That’s the general idea, but in practice it’s not as smooth and easy as in the example. The objects are rarely the same, and usually some distortions and non-linear transformations creep in. Scanning for movements is very expensive computationally, so we have to limit the search space (and optimize the hell out of the code, even resorting to hand-written assembly).
Okay, but compression is not the topic of this post. Frame rate conversion is, and motion compensation can be used for this task too, often with really impressive results.
For illustration, let’s go back to the moving panda example. Let’s assume we display 2 frames per second (not impressive), but we would like to display 3 frames per second (so impressive!), and the video shouldn’t play any faster when we’re done converting.
One option is to cheat a little bit and just duplicate a frame here and there, getting 3 FPS as a result. In theory we could accomplish our goal that way, but the quality would suck. Here’s how it would work:
Yes, the output has 3 frames and the input had 2, but the effect isn’t visually appealing. We need a bit of magic to create a frame that humans would see as naturally fitting between the two initial frames – panda has to be in the middle. That is a task motion compensation could deal with – detect the motion, but instead of using it for compression, create a new frame based on the gathered information. Here’s how it should work:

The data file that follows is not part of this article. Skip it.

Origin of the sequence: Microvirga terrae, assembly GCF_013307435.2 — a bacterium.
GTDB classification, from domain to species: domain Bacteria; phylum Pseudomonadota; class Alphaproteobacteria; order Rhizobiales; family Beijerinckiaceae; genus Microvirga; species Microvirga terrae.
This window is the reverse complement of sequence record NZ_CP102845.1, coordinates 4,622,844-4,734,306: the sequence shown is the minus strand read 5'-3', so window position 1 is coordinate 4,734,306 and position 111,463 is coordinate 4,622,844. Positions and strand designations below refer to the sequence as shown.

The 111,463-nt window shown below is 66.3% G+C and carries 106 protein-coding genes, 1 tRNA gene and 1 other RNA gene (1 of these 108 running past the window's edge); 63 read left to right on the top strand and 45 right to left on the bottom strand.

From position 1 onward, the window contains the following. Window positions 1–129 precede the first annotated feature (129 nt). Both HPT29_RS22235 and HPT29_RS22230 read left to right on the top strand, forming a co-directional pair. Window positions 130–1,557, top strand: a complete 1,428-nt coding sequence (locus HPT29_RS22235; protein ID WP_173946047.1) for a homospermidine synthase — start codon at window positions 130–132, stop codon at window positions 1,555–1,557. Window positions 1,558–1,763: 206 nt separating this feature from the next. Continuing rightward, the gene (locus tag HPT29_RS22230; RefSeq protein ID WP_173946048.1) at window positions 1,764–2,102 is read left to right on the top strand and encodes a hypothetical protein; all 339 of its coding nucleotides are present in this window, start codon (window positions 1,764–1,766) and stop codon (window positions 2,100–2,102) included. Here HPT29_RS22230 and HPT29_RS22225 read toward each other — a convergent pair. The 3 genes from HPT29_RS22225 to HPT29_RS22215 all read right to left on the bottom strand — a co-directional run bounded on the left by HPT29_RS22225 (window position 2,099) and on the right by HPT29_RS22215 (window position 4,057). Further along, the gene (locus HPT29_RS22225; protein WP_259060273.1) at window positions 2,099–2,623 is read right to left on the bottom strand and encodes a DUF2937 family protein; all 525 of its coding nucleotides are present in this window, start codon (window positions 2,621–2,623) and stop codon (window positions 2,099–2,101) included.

These are the basics of the basics of the theory. Now an example, taken straight from a Panda encoder. Let’s begin with an example of how frame duplication (the bad guy) would look like (for better illustration, after converting FPS we slowed down the video, and got slow motion as a result):
See that jitter on the right? Yuck. Now, what happens if we use motion compensation (the good guy) instead: